A spectacular cloud formation caught the attention of Darwin residents during Sunday's storms

A spectacular cloud formation caught the attention of Darwin residents during Sunday's storms
We've heard of clouds having silver linings, but Northern Territory locals have been treated to the sight of clouds with a stunning rainbow lining.

On Sunday, just before a storm hit Darwin, several clouds began to shimmer with a multicoloured glow.

Those who saw it took to social media to try and describe the phenomenon. One called it an "ice prism," another a "cloud bow" due to its resemblance to a rainbow.

"It's incredible," said an Instagram user. "I'm totally not doing this justice".

Peter Markworth, from the Bureau of Meteorology said the iridescent aura around the cloud was rarely seen and was due to a combination of perfect timing and conditions.

"The rare phenomenon occurs when sunlight diffracts through a high density of ice crystals which bend the light, creating a stunning colour."

Mr Markworth said the light show over the Cox Peninsula was the same science as the iridescence of soap bubbles or opals.

"The cloud in which the colours formed is known as 'pileus' which forms from water vapour condensing and freezing into uniform ice crystals as a result of the very fast updraft from the storm.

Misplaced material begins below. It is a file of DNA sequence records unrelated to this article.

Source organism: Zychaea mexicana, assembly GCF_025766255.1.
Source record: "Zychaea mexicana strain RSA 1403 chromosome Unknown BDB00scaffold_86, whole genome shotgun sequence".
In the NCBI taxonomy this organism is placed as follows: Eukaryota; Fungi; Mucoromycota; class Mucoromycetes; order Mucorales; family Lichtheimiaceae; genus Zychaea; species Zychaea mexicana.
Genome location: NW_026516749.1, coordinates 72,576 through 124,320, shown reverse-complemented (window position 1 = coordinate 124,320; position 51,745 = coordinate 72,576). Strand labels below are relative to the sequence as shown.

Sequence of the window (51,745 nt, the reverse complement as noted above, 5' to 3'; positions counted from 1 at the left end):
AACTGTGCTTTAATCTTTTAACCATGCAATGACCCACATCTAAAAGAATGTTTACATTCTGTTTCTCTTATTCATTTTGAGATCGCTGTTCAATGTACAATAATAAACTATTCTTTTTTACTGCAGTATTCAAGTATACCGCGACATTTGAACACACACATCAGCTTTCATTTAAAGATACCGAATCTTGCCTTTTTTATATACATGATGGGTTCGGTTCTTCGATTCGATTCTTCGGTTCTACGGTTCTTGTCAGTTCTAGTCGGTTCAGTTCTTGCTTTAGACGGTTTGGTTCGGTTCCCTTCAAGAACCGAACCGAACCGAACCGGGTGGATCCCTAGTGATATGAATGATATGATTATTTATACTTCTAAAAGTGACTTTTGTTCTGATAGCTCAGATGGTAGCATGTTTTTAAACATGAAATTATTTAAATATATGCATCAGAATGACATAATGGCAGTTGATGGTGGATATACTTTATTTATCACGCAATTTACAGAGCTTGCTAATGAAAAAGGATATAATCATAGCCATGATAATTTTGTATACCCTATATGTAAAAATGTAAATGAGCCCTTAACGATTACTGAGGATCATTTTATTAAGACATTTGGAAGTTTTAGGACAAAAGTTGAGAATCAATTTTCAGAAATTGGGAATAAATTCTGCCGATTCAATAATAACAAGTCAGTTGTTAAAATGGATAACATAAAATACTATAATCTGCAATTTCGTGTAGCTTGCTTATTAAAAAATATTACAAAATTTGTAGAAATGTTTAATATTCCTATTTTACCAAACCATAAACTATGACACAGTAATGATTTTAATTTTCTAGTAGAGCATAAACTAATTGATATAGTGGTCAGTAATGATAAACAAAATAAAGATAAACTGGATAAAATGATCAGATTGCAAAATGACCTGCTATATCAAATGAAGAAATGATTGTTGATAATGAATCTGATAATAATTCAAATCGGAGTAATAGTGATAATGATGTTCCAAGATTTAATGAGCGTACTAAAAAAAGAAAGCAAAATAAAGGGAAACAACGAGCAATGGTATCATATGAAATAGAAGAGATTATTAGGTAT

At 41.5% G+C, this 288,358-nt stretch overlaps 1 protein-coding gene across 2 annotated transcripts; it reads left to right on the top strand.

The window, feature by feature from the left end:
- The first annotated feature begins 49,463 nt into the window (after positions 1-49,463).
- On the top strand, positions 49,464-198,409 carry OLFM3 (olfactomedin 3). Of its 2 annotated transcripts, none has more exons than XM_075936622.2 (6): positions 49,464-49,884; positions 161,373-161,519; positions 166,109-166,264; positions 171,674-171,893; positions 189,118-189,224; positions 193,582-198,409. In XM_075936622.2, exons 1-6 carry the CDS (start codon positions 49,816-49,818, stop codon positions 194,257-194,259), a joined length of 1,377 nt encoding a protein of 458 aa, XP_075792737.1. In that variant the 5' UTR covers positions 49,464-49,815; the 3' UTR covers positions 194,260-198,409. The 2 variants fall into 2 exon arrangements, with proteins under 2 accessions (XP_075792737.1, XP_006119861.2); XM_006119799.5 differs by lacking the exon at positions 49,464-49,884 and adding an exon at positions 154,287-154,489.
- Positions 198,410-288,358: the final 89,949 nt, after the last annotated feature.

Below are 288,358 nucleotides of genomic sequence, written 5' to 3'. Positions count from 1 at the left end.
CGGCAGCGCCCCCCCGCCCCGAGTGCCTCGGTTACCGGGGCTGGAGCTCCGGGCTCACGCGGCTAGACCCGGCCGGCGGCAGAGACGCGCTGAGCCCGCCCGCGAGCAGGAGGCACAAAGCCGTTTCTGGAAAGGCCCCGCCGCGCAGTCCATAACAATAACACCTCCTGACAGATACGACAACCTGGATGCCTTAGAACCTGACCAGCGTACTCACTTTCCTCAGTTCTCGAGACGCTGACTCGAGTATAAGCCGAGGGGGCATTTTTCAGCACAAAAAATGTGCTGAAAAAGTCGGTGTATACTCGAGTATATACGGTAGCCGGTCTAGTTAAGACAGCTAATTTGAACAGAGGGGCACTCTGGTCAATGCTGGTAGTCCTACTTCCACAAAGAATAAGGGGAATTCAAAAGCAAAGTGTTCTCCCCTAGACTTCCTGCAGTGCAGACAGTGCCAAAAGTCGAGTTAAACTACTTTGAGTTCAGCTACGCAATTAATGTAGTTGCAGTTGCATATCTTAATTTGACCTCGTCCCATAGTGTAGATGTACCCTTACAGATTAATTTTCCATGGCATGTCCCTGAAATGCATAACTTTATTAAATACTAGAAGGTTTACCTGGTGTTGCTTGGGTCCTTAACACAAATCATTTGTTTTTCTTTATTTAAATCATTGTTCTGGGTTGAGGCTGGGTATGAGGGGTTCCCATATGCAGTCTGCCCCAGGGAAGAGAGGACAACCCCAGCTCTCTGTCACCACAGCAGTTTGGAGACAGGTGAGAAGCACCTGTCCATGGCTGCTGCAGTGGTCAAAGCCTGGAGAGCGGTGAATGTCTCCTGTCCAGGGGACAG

"Very specific angles are needed to see the colours, so the position and height of the storm, the angle of the sun and the size of the ice crystals all came together to give Darwin a rare, perfect view of the iridescence."

One of the most famous is the Morning Glory cloud. Perfectly formed, it can be 100m wide but can stretch — sometimes almost perfectly straight — for a thousand kilometres from one side of the Gulf of Carpentaria to the other.

Like a giant rolling pin, it tumbles across the sky as fast as a car. Sometimes rows of the clouds line up giving the appearance of a freshly ploughed field in the sky.

Local Aboriginal people call it the kangólgi and the cloud's arrival is a good omen that bird numbers will soon boom.

Gliders from all across Australia gather in Burketown, northern Queensland, each spring to grab the opportunity to ride the Morning Glory.

Bureau forecaster Andrew Bufalino, told news.com.au the Morning Glory, also known as a roll cloud, only forms in early to mid-spring when two sea breezes meet.

"They are usually about 1-2km in height and can span up to 1000km in length," he said.

Two fronts meet over Cape York and head west across the Gulf of Carpentaria. At night, air over the Cape cools and slips under a layer of warm air to form "turbulent cylinder-like waves," that roll across the waters and then dissipate over land, Mr Bufalino said.

The rare Morning Glory cloud over Northern Australia.
© Mick Petroff
The rare Morning Glory cloud over Northern Australia.